STFN - Suspicious /tmp File Notifier

Detect. Eradicate. Patch.

In June 2005 I became responsible for administering Linux web hosting servers. It didn't take long to find that /tmp was a hotbed of activity for hackers, spammers, and bots. The malicious things found in /tmp typically fell into one of these categories:

The malicious files and directories placed there often had common properties regarding their names or their contents. What follows is a list of the ones I found in /tmp from Nov 2005 to Nov 2008, sorted by frequency. As you go through the list, see how many similarities you can find just based on the names. Note that the double quotes weren't part of the names; quotes were used to see when spaces were used at the end of the name, as in "/tmp/. "

"/tmp/. "
"/tmp/. /"
"/tmp/. /.mec/stealth"
"/tmp/. /.mec/pop3-login"
"/tmp/. /.mec/pico"
"/tmp/. /.mec/flood/xdestroy"
"/tmp/. /.mec/flood/udp"
"/tmp/. /.mec/flood/trash"
"/tmp/. /.mec/flood/synk7"
"/tmp/. /.mec/flood/synk"
"/tmp/. /.mec/flood/synhose"
"/tmp/. /.mec/flood/stream2"
"/tmp/. /.mec/flood/stealth"
"/tmp/. /.mec/flood/smurf6-linux+LPG.c"
"/tmp/. /.mec/flood/smack"
"/tmp/. /.mec/flood/sl"
"/tmp/. /.mec/flood/s"
"/tmp/. /.mec/flood/rc8"
"/tmp/. /.mec/flood/juno"
"/tmp/. /.mec/flood/"
"/tmp/. /.mec/flood/bloop"
"/tmp/. /.mec/flood/alpha"

STFN caught each of those in 30 seconds or less, and sent me an email immediately upon being detected. This fast notification time had several important advantages:

  1. The faster a threat is contained, the shorter the window of time for long lasting damage to occur. Damages including getting blacklisted due to spam, being DoS'd because of IRC, and being rooted and rm'd.
  2. A malicious file found in /tmp almost always meant that a customer's account had recently been compromised. As a result of the compromise, there were usually recent logs that explained how the account was compromised. The faster you are at investigating hacked accounts, the less logs you'll have to dig through. Wait too long and the log with the evidence could be rotated, removing crucial evidence (of course, one can log everything to a remote syslog server with a long log retention time).

Here's a list of what the script checked for:

Also check the first 30 characters of all files for the following:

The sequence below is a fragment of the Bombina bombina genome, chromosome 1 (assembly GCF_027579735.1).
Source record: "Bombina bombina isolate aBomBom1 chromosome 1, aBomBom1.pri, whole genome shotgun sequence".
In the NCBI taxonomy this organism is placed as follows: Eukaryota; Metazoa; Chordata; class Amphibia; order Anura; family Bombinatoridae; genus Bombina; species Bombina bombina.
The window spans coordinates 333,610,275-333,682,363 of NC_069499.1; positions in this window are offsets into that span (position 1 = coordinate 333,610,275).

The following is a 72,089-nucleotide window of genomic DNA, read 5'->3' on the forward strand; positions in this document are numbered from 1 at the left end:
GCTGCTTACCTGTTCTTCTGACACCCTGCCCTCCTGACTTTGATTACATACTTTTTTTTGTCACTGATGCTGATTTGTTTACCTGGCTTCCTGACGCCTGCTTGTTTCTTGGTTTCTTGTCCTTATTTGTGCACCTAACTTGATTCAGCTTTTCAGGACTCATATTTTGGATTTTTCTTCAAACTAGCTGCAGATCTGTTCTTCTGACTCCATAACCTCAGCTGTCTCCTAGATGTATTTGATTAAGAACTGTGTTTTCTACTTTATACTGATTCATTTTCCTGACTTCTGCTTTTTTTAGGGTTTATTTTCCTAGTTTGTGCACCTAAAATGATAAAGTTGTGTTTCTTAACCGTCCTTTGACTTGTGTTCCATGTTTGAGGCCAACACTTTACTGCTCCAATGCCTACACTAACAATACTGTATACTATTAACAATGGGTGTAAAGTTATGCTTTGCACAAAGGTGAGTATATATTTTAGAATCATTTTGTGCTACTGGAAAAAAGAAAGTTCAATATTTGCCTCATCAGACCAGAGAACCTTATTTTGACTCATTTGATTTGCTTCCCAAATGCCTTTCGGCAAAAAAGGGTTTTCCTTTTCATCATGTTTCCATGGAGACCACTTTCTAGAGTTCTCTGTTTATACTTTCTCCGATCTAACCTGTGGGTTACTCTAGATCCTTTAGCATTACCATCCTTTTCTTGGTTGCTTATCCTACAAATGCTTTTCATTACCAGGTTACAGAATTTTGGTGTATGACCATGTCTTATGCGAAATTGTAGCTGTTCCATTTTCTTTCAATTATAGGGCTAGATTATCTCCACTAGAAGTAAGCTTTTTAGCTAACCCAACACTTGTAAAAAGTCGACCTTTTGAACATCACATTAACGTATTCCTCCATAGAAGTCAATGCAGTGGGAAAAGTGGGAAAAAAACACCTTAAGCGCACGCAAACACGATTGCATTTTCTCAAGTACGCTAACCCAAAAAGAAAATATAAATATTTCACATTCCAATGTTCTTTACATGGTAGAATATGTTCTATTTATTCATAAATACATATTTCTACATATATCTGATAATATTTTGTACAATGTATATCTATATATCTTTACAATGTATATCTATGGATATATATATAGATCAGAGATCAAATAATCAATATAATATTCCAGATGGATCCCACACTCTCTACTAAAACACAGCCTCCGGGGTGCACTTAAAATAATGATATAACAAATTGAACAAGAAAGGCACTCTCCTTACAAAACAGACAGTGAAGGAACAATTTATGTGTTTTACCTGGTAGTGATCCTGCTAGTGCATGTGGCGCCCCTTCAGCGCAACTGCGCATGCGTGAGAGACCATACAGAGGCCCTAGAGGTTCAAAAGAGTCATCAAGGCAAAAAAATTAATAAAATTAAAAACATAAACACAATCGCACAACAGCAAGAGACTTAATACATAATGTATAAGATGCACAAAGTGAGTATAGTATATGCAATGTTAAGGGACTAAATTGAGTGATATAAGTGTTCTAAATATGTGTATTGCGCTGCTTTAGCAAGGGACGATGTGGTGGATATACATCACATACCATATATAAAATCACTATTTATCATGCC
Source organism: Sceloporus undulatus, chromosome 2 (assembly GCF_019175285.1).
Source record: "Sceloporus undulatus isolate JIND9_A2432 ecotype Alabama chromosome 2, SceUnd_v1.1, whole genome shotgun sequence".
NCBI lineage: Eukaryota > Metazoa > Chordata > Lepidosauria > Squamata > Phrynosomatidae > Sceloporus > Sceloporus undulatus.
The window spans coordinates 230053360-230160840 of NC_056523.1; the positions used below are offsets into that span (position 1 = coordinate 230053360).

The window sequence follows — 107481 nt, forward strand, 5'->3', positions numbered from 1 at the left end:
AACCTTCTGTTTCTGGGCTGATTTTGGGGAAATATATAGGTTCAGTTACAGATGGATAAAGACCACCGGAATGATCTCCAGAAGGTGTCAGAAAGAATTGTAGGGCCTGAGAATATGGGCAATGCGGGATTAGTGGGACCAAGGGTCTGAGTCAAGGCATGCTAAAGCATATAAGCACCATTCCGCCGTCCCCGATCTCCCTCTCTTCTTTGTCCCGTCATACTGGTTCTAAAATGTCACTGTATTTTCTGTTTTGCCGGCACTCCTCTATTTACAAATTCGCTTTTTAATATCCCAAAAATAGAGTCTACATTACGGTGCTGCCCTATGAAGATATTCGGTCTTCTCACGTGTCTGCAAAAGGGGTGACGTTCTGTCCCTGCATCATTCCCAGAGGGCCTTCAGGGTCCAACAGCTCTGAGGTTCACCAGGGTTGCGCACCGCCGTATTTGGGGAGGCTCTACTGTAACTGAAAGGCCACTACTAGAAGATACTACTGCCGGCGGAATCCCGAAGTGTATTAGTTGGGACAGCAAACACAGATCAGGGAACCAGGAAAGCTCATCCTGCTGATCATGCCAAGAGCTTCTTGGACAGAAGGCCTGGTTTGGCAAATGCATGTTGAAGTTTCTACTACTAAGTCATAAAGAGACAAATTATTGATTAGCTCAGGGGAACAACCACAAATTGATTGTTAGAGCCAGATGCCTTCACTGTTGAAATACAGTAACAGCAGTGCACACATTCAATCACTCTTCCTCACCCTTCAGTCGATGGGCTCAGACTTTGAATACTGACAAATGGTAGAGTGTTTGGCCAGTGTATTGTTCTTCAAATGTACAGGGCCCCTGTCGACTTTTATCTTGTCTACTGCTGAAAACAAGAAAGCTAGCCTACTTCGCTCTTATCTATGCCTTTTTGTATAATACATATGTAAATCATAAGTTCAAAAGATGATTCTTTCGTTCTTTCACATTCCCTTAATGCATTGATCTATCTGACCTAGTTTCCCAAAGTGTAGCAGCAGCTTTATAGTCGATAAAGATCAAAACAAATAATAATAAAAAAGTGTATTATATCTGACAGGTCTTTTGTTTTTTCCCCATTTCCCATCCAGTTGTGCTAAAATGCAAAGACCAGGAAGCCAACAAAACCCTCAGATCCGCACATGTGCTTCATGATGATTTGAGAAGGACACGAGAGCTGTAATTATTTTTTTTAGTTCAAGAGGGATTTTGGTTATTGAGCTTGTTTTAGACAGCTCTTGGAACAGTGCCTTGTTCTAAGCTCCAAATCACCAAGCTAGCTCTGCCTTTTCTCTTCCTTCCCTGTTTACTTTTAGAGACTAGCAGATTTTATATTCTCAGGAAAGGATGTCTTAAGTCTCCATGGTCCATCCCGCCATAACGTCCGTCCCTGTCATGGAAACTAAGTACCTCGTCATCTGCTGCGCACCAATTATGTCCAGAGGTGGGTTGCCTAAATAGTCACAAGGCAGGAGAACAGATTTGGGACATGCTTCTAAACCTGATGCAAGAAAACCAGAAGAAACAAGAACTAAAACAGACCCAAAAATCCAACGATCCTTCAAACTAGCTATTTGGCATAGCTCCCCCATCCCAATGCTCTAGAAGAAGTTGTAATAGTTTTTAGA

Due to the often large number of session files, they were scanned less frequently. If I'd known about inotify(7) back then, I would've certainly used it. The advantages would've been real time scanning, and less of it.

Let's talk about why some of those file and directory properties are often used by malicious parties. First, files or directories whose names start with a dot. When listing the contents of a directory, many Linux users just run `ls` without any arguments:

[user@host /tmp]$ ls
[user@host /tmp]$

As shown above, `ls` doesn't show any output. However, `ls` intentionally doesn't display entries that begin with a dot. This information can be found in the documentation:

       -a, --all
              do not ignore entries starting with .

Let's run `ls` again, this time with the '-a' argument:

[user@host /tmp]$ ls -a
. ..

Now we know that by not using the '-a' argument, we can miss directory entries. I also recommend using the '-l' argument to provide a long listing, which also shows the user and group ownership, and the access permissions:

[user@host /tmp]$ ls -al
total 8
drwxrwxrwt 18 root root   4096 Oct 28 10:55 .
drwxr-xr-x 24 root root   4096 Oct 10 17:39 ..

Here are some of the emails I received from this script. Reverse shell:

  File: "/tmp/dc"
  Size: 880
Permissions: 0644
UID: ( 32343 )   GID: ( 847 )
Access time: Fri Nov 25 22:26:34 2005
Modify time: Fri Nov 25 22:26:23 2005
Change time: Fri Nov 25 22:26:23 2005

Signature: filestrings
Summary: this file appears to be compiled C code or that of a scripting language.

The first 30 characters are: #!/usr/bin/perl
# Data Cha0s

Another reverse shell:

Local server time: Thu Apr 27 22:17:34 2006

  File: "/tmp/a"
  Size: 416
Permissions: 0644
UID: ( 32864 )   GID: ( 1367 )
Access: Thu Apr 27 22:17:34 2006
Modify: Thu Apr 27 22:17:14 2006
Change: Thu Apr 27 22:17:14 2006

The first 30 characters of this file are:

use Socket;

If I remember correctly, when sending email via Horde webmail that contained an attachment, Horde wrote files in /tmp whose names started with "php" followed by a few random characters. Those were common, but not when they were ELF executables (kernel exploits and the like):

Local server time: Sat Feb 10 17:56:44 2007

  File: "/tmp/phpB1bDTd"
  Size: 5986
Permissions: 0600
UID: ( 32822 )   GID: ( 32822 )
Access: Sat Feb 10 17:56:44 2007
Modify: Sat Feb 10 17:56:44 2007
Change: Sat Feb 10 17:56:44 2007

The first 30 characters of this file are:

 ^?ELF^A^A^A         ^B ^C ^A   <A4><84>^D^H4

Attempt at creating a hidden directory:

Local server time: Fri Feb 16 14:38:38 2007

  File: "/tmp/. "
  Size: 4096
Permissions: 0755
UID: ( 2754 )    GID: ( 2753 )
Access: Fri Feb 16 14:38:35 2007
Modify: Fri Feb 16 14:38:37 2007
Change: Fri Feb 16 14:38:37 2007

This directory starts with a dot:

Path: "/tmp/. "

Kernel exploit:

Local server time: Wed Dec  5 14:38:05 2007

  File: "/tmp/local/1"
  Size: 6898
Permissions: 0755
UID: (32438)     GID: (32439)
Access: Tue Dec  4 23:52:46 2007
Modify: Fri Jul 14 08:37:34 2006
Change: Tue Dec  4 23:52:46 2007

This is a directory with a very short name:

Path: "/tmp/local/1"